"Doctor, I don't believe--" Spock began to chide, but Rapunzel suddenly stopped. Irritably, it shook McCoy once for good measure, then hung in place, giving every indication of thinking hard. It was a slow thinker, but it finally reached a conclusion and began moving again. Upward. Apparently, it had found McCoy's emotional outburst more convincing than their attempt at rational discourse.
"Spock!" McCoy called up, "What's she planning? Can you tell?"
But Spock could not reach any suitable nerve points to form a clearer link than that produced by the creature's own projections. "Negative, Doctor."
In a few seconds, however, they reached the branch point, and Rapunzel carefully set McCoy down, upright, wedged between the main trunk and the first huge limb. Not trusting his balance at this height, he quickly sat down, pressing against the trunk. He peeled his wet shirt away from his skin, hoping Rapunzel's saliva didn't contain any particularly nasty irritants or corrosives.
Meanwhile, the animal reached around, plucked Spock handily from its back, and set him down next to McCoy. When she had added Sulu to the row, she blinked at the three of them and they all felt the stern command, Babies stay.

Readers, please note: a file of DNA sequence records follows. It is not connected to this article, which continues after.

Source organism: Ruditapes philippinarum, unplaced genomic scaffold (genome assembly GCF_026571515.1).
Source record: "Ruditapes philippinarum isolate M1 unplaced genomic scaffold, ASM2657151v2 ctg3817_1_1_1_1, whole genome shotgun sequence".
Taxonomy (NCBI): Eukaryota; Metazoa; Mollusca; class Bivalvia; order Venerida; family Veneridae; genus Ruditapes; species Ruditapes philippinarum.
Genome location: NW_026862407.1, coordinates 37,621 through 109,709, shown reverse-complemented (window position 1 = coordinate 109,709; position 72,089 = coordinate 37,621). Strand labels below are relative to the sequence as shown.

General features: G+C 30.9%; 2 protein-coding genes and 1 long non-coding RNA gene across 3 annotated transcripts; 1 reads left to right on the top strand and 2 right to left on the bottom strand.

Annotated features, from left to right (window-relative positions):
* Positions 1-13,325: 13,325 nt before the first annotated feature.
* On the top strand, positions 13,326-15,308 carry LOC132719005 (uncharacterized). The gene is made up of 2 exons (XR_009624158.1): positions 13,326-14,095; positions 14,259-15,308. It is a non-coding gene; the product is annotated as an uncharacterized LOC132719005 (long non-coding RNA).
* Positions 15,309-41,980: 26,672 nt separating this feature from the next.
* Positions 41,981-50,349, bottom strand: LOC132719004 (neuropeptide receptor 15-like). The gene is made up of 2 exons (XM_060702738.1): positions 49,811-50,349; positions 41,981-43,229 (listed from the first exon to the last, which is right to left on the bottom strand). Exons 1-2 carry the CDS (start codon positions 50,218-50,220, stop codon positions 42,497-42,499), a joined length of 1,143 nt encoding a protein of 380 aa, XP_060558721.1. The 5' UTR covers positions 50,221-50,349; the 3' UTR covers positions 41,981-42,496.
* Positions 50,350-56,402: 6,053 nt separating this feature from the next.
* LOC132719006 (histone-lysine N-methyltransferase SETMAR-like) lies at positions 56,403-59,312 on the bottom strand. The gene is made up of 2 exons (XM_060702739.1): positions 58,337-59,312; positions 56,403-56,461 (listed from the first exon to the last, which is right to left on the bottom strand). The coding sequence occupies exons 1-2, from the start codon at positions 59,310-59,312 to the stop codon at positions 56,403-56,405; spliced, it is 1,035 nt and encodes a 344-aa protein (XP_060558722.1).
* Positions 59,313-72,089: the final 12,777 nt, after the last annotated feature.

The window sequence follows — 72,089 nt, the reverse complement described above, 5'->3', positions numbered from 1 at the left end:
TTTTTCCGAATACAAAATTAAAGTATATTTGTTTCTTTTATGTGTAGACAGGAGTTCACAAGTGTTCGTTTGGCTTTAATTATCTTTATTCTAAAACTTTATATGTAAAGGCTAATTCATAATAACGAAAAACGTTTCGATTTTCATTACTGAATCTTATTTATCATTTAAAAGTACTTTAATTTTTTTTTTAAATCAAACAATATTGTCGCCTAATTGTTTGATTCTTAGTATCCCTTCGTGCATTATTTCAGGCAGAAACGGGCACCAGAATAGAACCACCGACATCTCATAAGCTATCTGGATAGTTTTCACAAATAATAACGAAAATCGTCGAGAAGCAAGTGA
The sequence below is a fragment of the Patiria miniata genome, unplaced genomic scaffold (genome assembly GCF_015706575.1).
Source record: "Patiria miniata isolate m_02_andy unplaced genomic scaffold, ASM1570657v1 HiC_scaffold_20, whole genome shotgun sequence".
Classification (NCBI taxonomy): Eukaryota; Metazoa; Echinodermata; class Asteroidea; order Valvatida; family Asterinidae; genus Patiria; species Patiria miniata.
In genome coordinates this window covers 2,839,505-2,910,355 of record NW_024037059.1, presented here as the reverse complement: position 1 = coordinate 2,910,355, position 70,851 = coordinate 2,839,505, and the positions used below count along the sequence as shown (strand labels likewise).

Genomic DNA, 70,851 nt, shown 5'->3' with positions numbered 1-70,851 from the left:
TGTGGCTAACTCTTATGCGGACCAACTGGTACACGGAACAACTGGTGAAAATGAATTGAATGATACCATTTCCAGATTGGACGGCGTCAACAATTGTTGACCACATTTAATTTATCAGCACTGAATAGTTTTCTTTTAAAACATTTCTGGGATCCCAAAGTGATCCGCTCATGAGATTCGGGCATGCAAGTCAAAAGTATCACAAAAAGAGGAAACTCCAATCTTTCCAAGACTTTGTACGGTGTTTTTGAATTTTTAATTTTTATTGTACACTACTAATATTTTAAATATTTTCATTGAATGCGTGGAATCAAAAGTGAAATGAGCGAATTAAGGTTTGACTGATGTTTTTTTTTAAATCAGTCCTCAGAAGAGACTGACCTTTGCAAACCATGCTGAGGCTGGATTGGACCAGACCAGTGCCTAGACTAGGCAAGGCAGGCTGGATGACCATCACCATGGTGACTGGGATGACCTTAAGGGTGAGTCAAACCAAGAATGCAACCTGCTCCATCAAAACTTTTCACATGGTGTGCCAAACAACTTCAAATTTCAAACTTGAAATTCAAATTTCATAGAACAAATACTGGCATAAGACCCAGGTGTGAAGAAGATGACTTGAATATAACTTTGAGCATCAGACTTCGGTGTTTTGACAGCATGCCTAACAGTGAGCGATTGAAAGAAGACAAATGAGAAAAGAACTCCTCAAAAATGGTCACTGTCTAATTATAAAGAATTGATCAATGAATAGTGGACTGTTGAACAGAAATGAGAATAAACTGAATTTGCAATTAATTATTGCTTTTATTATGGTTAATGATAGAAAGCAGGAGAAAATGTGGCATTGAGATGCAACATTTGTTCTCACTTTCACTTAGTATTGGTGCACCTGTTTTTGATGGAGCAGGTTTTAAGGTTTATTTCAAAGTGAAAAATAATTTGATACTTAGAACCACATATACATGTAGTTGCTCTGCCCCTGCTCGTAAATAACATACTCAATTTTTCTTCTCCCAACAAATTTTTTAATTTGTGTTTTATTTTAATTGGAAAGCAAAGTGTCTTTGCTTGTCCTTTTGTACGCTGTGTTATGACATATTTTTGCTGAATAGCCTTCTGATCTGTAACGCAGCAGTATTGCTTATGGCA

Spock reached for her face, and she allowed him to make contact. After another moment of silent communion, Spock pulled his hand away, and Rapunzel retreated several meters down the trunk, where she halted and began clawing at the bark.
McCoy pressed himself harder against the trunk as the tree quivered slightly from the great gouges she was excavating. "Well," he demanded of the first officer, "what did she say?"
Spock looked vaguely uncomfortable but replied in his usual impassive monotone, "It believes that I alone was undamaged by the fall but that I have been infected by your mental ravings and now participate in your delusions. It is hungry but unwilling to leave us vulnerable to damage by another fall or to ground predators. It intends to secure us in a fresh nest and go foraging. If it finds our parents, it will reunite us; if not, it will continue to look after us itself. It believes us to be close to the size of emerging, though it is puzzled by our state of underdevelopment."